I have just come across an old screenshot of a Google result page while tidying up my files, and I just could not resist comparing it to a contemporary one. Wow, those were the times when you had at least a chance to get on the screen with SEO for popular keywords!
These two screenshots showing the results for the very lucrative keyword combination: ”hotel budapest”, albeit in Hungarian, clearly illustrate how Google’s search engine evolved over the years. While you might spot first some web design related changes, it is more interesting to look behind the surface and discover the substantial changes and tendencies which have a great impact on our daily online marketing activities.
No organic results above the fold
While the old screenshot shows four non-paid search results, occupying almost the half of the screen real estate devoted to displaying results, the more recent screen capture has no ordinary search results above the fold, not even on bigger screens with full HD resolutions.
During those good old days, if you were clever enough, you could get a considerable exposure in Google search results, while nowadays you have to rather rely on paid online campaigns, just because otherwise you cannot bring your message before the eyes of your audience on the most popular web pages. On the above screenshot, you can observe how the paid results, a knowledge panel on the side, and the map-based hotel search interface push down the first organic search results way below the fold. Meanwhile, in the old screenshot below, you can spot non-paid result snippets of an old-school hotel booking/aggregating site and a website of a local hotel aptly named “Hotel Budapest”.
By the way, these webmasters of these first-generation hotel listing/booking pages were among the first ones who were actively doing SEO in Hungary. These sites had been optimized quite frequently by the owner of the property, heavily relying on automated mass link exchange schemes and other, now obsolete, if not counterproductive techniques. They had been wiped out a couple of years ago by a Google algorithm update, way before booking.com and Airbnb started new chapters in the history of online booking.
Google wants to keep users in its walled garden
Although Google’s robots still do not create content, the tendency is clear, just as it was obvious ten years ago too: more and more web content is to be scraped, processed and displayed in a structured format on Google’s own web pages, thus more and more answers are given on the search result pages itself, therefore the content creators are rewarded with fewer and fewer clickthroughs by Google.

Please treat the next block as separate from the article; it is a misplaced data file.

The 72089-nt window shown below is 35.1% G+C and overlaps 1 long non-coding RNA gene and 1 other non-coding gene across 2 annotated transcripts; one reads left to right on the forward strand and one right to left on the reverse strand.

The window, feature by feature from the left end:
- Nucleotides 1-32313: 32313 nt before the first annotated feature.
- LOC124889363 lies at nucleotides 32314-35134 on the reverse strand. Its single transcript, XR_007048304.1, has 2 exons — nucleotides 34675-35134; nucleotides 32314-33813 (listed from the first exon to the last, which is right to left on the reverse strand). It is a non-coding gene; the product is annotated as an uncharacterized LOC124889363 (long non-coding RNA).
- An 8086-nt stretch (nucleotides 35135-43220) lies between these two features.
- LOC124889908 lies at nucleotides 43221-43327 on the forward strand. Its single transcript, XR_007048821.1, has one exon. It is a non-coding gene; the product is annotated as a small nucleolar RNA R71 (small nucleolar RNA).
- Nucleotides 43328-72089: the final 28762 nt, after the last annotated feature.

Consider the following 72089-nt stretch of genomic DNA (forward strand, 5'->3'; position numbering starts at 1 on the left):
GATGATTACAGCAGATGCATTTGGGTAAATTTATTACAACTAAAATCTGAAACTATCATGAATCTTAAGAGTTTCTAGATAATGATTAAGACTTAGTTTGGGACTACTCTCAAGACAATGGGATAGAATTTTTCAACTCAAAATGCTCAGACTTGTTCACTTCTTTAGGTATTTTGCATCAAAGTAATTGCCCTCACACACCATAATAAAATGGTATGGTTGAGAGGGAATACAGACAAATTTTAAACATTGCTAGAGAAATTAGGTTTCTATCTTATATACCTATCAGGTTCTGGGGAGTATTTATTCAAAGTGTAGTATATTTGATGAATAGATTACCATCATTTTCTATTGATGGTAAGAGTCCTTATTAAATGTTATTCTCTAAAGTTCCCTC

You can observe how the hotel offers are listed on a map, how the different prices from the booking portals and the hotel web pages are blended in search results, and how the whole thing is enriched by user reviews and other additional information hosted by the Google My Business service.
It can be easily seen that this ”movement” provides a more seamless experience for the search engine users but also means a lot of drawbacks for the webmasters aiming for getting organic, that is, free traffic from one of the most popular websites of our time.
As big online platforms, such as Google and Facebook, are trying to increase their revenue year by year, less and less free slots are to be available for webmasters, and more and more is to be paid if someone wants to get traffic from these huge sites.
The other phenomenon related also to the constant need of generating more profit is that these online platforms are increasingly capturing others’ content, incorporating them into their services, that is, instead of conveying traffic to the content sources, they will try everything to keep their users close to their ad placements while they consume the third-party contents.
Some more tidbits
It’s also funny to see that while a couple of years ago there was only 948 000 results reported, nowadays there are approximately 8 210 000 results estimated – almost ten times more.
This might be the reason for a ”slower” result generation time: instead of 0,26 seconds, it took almost three times longer, a whopping 0,69 seconds. 🙂
The new results page just does not fit on a 1024 pixel wide screen anymore — a screen resolution commonly used by web designers as the minimum width ten years ago.
The knowledge panel providing in-depth information about a movie titled ”The Grand Budapest Hotel” among the contemporary results indicates that Google is not quite sure about your search intent when you just type ”budapest hotel”. If the big G is not sure what you are looking for, then there might be a considerable amount of search volume for the movie too — in comparison to the volume of the ordinary hotel searches.